UC is largest educational institution in nation to divest completely from fossil fuels

UC is largest educational institution in nation to divest completely from fossil fuels

Photo Credits: MARIO RODRIGUEZ / AGGIE

UC sells more than $1 billion in assets from pension, endowment, working capital pools to divest completely from fossil fuels

After a five-year effort to move the UC’s $126 billion investment portfolio toward more environmentally sustainable sources, the UC Office of the Chief Investment Officer of the Regents announced on May 19 that the final $1 billion of the UC’s investment portfolio in fossil fuels was sold. 

In working toward the sustainable investment goal, Jagdeep Singh Bachher, the UC’s chief investment officer, also announced that the UC had surpassed its goal of investing $1 billion into “promising clean energy projects.”
“Today we remain convinced that continuing to invest in fossil fuels poses an unacceptable financial risk to UC’s portfolios and therefore to the students, faculty, staff and retirees of the University of California,” Singh Bachher said.

With the divestment, the UC has secured its place as the largest educational institution in the nation to divest completely from fossil fuels. 

This comes eight years after students, staff, faculty and alumni first began organizing for Fossil Free UC in 2012. 

Even as recently as 2018, real change felt distant and unobtainable, according to UC Davis alum Evan Steele, who was an environmental policy and planning major and advocated for Fossil Free UC. 

“My experience working [in] Fossil Free UC Davis was very frustrating, it kind of led me to the belief that not much was going to happen quickly,” Steele said. 

Steele and others involved with the Fossil Free UC Davis movement arranged a meeting with UC Regent Richard Sherman, the chair of the UC Board of Regents’ Investments Committee, after a several-day sit-in at Mrak Hall in protest of the UC’s investments. 

“[Sherman] sidestepped all our questions and it seemed like he had only accepted the meeting to basically waste our time and get it to end our sit-in,” Steele said. 

Yet four years prior, in 2014, the UC had already begun to discuss and integrate environmental, social and governance (ESG) factors into investment decision making and committed to “Evaluate all strategies for achieving ESG goals as soon as practical, including whether to use divestment,” among other things, leading to its eventual complete divestment from fossil fuels.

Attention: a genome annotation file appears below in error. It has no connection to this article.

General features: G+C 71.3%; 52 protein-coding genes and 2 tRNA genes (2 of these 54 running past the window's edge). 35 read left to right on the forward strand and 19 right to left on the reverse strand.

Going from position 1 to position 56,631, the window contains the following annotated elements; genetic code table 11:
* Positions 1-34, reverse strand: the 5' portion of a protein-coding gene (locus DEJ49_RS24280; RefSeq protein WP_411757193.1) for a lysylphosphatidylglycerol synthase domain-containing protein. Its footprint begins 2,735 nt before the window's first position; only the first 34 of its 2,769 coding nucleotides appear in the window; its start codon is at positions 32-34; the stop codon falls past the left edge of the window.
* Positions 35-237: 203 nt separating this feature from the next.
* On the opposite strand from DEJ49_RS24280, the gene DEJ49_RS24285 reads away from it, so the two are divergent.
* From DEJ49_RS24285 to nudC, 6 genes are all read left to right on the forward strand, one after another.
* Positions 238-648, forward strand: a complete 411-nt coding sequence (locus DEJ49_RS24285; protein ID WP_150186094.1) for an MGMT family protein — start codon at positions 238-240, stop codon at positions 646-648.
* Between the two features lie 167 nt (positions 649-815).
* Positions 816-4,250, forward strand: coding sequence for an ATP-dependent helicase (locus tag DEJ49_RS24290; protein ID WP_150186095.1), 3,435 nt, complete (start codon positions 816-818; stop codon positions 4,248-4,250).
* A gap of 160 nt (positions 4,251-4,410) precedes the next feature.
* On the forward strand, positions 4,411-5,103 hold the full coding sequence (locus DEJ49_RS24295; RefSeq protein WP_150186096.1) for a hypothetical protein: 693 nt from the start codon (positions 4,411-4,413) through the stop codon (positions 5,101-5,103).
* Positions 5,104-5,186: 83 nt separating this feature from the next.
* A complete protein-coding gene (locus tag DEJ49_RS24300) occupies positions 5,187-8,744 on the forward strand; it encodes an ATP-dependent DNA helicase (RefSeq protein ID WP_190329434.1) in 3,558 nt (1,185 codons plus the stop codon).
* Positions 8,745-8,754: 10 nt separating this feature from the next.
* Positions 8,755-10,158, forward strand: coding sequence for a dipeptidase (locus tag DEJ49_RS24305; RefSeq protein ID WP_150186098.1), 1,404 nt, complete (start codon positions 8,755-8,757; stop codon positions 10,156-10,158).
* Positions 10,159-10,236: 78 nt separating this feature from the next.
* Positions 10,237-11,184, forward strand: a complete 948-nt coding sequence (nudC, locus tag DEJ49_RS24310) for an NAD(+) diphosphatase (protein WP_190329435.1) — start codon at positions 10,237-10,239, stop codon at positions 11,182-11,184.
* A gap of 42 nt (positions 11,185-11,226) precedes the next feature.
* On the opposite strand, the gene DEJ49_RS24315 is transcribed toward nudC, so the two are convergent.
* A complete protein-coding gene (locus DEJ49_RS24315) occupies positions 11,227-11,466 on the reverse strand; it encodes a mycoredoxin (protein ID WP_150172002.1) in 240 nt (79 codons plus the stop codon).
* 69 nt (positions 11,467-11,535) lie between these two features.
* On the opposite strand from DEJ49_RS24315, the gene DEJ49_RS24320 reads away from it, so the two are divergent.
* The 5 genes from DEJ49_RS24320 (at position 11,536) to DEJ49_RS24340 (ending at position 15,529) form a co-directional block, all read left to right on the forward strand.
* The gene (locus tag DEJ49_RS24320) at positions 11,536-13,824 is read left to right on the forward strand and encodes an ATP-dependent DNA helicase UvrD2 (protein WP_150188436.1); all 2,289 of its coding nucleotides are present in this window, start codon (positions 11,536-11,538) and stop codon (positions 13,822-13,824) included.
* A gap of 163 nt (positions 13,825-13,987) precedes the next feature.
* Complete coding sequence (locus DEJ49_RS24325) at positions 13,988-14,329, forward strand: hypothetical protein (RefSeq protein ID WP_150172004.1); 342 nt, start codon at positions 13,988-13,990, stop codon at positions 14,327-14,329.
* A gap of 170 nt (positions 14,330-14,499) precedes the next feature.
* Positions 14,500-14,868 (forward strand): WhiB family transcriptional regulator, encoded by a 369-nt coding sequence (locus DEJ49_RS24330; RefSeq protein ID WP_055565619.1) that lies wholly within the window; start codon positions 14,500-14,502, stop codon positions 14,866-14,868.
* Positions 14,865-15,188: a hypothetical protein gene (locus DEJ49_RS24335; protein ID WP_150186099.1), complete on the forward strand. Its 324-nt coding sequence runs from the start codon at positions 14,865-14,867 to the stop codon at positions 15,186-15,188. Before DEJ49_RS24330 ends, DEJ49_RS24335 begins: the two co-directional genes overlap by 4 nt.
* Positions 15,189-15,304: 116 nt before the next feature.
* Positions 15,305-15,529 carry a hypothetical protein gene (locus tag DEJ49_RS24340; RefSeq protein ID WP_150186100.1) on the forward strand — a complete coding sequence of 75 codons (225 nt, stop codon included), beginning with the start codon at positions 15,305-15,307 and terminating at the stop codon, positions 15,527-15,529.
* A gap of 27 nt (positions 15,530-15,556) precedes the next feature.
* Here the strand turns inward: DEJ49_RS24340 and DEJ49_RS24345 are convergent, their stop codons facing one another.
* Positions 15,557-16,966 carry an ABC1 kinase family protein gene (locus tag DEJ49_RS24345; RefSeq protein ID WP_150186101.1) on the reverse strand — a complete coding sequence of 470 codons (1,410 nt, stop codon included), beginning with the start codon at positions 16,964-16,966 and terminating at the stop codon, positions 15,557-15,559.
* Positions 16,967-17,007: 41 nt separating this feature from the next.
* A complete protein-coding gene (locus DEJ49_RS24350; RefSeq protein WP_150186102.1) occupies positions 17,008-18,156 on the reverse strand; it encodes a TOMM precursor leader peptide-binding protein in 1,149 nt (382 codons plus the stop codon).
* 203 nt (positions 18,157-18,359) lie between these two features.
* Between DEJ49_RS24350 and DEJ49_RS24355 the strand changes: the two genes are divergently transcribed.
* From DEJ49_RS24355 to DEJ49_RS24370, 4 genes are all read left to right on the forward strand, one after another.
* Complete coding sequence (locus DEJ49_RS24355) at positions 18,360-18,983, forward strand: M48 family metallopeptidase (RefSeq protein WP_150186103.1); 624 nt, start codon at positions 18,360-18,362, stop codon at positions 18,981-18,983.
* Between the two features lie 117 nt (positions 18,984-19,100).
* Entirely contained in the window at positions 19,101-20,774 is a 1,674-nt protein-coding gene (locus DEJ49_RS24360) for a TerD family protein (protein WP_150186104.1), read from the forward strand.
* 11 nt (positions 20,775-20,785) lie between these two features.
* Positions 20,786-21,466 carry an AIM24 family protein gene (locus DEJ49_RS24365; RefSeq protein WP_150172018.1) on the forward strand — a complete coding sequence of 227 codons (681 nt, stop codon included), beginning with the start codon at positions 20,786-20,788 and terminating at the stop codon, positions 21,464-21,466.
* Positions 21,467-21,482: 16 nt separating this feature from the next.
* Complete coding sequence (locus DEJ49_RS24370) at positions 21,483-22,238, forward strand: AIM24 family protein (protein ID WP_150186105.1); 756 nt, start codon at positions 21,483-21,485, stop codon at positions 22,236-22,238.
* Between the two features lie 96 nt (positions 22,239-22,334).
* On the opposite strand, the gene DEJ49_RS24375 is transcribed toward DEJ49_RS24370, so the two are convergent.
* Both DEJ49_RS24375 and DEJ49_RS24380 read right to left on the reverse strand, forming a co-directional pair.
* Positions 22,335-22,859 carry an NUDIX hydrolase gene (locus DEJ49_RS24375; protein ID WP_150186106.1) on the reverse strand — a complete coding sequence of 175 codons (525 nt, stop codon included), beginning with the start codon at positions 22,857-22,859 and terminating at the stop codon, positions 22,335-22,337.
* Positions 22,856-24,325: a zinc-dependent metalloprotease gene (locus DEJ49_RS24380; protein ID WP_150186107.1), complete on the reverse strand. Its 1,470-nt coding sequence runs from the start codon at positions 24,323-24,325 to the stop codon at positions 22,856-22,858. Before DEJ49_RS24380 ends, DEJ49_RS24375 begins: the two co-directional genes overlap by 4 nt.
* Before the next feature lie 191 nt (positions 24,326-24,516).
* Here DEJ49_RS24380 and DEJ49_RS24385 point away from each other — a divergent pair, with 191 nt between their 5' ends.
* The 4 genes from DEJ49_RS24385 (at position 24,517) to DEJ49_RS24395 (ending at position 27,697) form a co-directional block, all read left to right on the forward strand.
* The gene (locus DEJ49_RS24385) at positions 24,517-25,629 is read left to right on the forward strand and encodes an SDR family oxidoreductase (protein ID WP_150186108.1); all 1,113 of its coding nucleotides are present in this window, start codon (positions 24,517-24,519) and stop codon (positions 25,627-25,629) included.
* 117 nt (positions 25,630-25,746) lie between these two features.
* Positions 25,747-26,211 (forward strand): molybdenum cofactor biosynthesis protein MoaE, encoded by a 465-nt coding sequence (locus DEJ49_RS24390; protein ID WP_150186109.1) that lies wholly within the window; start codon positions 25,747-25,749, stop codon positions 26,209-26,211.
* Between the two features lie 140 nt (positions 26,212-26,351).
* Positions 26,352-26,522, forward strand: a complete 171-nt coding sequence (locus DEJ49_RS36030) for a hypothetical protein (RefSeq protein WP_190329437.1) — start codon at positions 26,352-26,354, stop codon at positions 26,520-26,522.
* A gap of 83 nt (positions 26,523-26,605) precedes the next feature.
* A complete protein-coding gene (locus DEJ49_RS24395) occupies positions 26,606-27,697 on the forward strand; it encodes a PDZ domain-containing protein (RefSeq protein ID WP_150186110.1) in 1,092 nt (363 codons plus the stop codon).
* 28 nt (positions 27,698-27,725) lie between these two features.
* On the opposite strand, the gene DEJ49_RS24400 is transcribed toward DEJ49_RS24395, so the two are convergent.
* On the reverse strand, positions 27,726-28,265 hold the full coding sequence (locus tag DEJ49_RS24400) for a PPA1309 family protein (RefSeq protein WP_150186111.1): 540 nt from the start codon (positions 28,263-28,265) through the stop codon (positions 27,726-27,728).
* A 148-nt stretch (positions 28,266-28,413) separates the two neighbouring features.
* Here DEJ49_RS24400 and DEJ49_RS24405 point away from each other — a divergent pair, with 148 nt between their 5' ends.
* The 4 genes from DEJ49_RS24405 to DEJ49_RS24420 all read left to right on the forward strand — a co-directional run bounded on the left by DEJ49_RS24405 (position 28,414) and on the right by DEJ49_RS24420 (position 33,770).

“As long-term investors, we believe the university and its stakeholders are much better served by investing in promising opportunities in the alternative energy field rather than gambling on oil and gas,” Sherman said.

Steele took issue with some of the reasoning behind the recent divestment, given that much of the language used by the investments committee, Regents and the chief investment officer centered around financial risks and serving stakeholders rather than the principle of protecting the environment and serving future generations of UC staff, students and faculty.

“If you believe [the researchers at the UC] and all their research, it’s not a gamble,” Steele said. “It’s [an inevitability] that renewable and alternative energies are the future.”

Steele also recognized that not all investments in alternative or renewable energies are created equal, saying that just because something is “under the label ‘alternative energy’ or even ‘renewable energy’ or ‘green energy’” does not necessarily mean “it’s totally good for the environment and people.”

The “UC Investments’ commitment to clean energy now stands at $1.036 billion, with the lion’s share — $750 million — allocated to two best-in-class, utility-scale wind and solar developers, and an aggregator strategy to own and operate commercial and industrial solar opportunities,” according to a press release from the UC Office of the President (UCOP). 

UCOP’s Senior Communications Strategist Stett Hollbrook commented on the UC’s unique responsibility to climate action as one of the nation’s largest, most prestigious and forward thinking universities. 

“Universities in particular have a responsibility to translate their research findings into technologies and solutions that benefit the public good,” Hollbrook said. “These commitments will better bridge the gap between the latest academic findings on climate and on-the-ground actions that universities and communities can take to advance sustainability at home.”

Written by: Jessica Baggott — campus@theaggie.org